Thus, the statute guarantees a trial-type hearing for those proceedings in which the legal rights and duties of specific parties are required by statute or constitutional right to be determined by an agency. High Horizons Dev. Co. v. Department of Transp., 120 N.J. 40 , 47, 575 A.2d 1360 (1990) (citing Public Interest Research Group of N.J., Inc. v. State, 152 N.J. Super. 191, 205, 377 A.2d 915 (App.Div.), certif. denied, 75 N.J. 538 , 384 A.2d 517 (1977)). G.E.'s parents concede that no statute gives the right to a hearing in placement challenges. We therefore must consider whether a trial-type hearing in placement appeals is required in order to vindicate the significant interests of DDD clients in asserting statutorily-established rights to appropriate placements.
The DDD acknowledges that G.E. has a constitutionally-protected property interest in the receipt of services. However, the Division contends that that interest does not extend to a specific placement of G.E.'s choice. The Appellate Division agreed that a hearing regarding the placement of a DDD client "in a particular center" is not required either by statute or as a matter of constitutional right. 253 N.J. Super. at 466, 602 A.2d 279 (emphasis omitted).
The parents contend that the Division's characterization of their son's property interest is too restrictive. They assert that G.E. is entitled to not merely a placement but rather to the most appropriate placement available that best can enhance his developmental potential in the least-restrictive environment. According to the parents, the administrative-appeals procedure set forth in N.J.A.C. 10:48-1.1 to -1.6 does not afford adequate due-process protection of that property interest.
Before deciding whether the administrative procedure followed by the DDD in placement appeals satisfies the requirements of due process, we first must determine whether the services being sought by G.E. and his parents are the types of interests that demand due-process protection.
The United States Constitution guarantees that no State shall deprive any person of "property" without due process of law. U.S. Const. amend. XIV, § 1. Similarly, the New Jersey Constitution considers the acquisition, possession, and protection of "property" a "natural and unalienable right" subject to due-process protections. N.J. Const. art. I, par. 1.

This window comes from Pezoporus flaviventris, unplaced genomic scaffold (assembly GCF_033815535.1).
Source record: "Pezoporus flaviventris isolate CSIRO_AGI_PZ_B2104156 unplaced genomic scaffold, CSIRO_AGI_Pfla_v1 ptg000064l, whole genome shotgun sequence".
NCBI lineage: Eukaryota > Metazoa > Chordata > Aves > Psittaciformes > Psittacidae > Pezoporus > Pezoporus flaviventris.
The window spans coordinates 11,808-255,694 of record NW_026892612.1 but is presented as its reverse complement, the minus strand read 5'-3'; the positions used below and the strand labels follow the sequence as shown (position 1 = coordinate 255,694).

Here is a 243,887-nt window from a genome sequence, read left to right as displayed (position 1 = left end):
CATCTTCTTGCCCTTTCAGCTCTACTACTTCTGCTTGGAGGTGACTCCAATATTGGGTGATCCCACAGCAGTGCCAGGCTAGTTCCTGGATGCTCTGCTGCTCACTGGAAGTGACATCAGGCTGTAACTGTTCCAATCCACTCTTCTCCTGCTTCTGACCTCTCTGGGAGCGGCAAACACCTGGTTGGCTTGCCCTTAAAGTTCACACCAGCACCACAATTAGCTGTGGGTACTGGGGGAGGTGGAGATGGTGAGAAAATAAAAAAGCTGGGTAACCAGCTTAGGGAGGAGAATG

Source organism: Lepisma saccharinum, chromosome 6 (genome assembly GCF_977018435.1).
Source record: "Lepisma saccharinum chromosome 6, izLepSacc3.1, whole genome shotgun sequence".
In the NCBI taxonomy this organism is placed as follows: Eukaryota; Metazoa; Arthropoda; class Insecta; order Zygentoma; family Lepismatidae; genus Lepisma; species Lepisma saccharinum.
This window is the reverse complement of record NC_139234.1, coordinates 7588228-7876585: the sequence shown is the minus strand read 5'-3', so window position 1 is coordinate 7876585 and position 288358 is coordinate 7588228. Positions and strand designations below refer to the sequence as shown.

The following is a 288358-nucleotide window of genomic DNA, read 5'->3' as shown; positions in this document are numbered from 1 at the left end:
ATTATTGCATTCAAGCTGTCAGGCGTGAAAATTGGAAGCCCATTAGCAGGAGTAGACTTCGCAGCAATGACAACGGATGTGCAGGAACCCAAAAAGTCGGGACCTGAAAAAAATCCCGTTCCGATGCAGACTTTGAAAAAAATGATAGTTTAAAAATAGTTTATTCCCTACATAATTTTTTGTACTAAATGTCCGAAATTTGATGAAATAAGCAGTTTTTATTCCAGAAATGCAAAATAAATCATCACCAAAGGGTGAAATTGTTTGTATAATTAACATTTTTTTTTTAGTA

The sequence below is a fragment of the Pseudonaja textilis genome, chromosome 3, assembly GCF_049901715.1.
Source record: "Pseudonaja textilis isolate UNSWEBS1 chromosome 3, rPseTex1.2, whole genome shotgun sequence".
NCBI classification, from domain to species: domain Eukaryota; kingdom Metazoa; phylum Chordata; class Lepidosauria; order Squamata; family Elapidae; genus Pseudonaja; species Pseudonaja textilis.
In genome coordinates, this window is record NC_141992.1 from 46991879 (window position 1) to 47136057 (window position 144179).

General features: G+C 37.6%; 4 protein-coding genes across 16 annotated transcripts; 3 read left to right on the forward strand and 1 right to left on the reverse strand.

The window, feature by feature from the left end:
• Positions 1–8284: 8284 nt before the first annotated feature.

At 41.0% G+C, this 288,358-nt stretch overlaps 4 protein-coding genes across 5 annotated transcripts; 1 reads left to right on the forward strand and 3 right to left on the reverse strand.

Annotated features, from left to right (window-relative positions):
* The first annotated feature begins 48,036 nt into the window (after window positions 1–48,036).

We have recognized that the chief ingredient in a property interest protected by the due-process clause is a legitimate claim of entitlement. Nicoletta v. North Jersey Dist. Water Supply Comm'n, 77 N.J. 145 , 154-55, 390 A.2d 90 (1978) (citing Board of Regents v. Roth, 408 U.S. 564, 577, 92 S.Ct. 2701, 2709, 33 L.Ed.2d 548, 561 (1972)). An entitlement is created and its dimensions are defined by state law. New Brunswick Sav. Bank v. Markouski, 123 N.J. 402 , 411, 587 A.2d 1265 (1991). Therefore, we examine the statutes, regulations, and case law concerning the provision of services to the Division's clients to determine the scope of G.E.'s interest.
We previously have acknowledged the Legislature's commitment to the care and treatment of the handicapped. New Jersey Ass'n for Retarded Citizens v. New Jersey Dep't of Human Servs., 89 N.J. 234, 249, 445 A.2d 704 (1982). The Legislature has enacted the "Developmentally Disabled Rights Act," N.J.S.A. 30:6D-1 to -22, which guarantees mentally-retarded residents at any facility the same fundamental rights that all other citizens possess, and has steadfastly sought to improve the services offered to the handicapped of this state. Ibid.
To that end, the Legislature has expressly determined that persons found eligible for functional services are entitled to the services deemed "most appropriate" for their training, habilitation, care, and protection. N.J.S.A. 30:4-25.4, 30:4-25.6. It has mandated that every patient receiving treatment through the DDD has a right "[t]o the least restrictive conditions necessary to achieve the purposes of treatment." N.J.S.A. 30:4-24.2e(2). Each service recipient has a legal right to an Individual Habilitation Plan (IHP) tailored to "attain or maintain the optimal * * * functioning of which the individual is presently or potentially capable." N.J.A.C. 10:47-6.2(a)(1). Significantly, the Legislature has also required that the services provided be "designed to maximize the developmental potential" of the DDD client "in a setting and manner which is least restrictive of [his or her] personal liberty." N.J.S.A. 30:6D-9.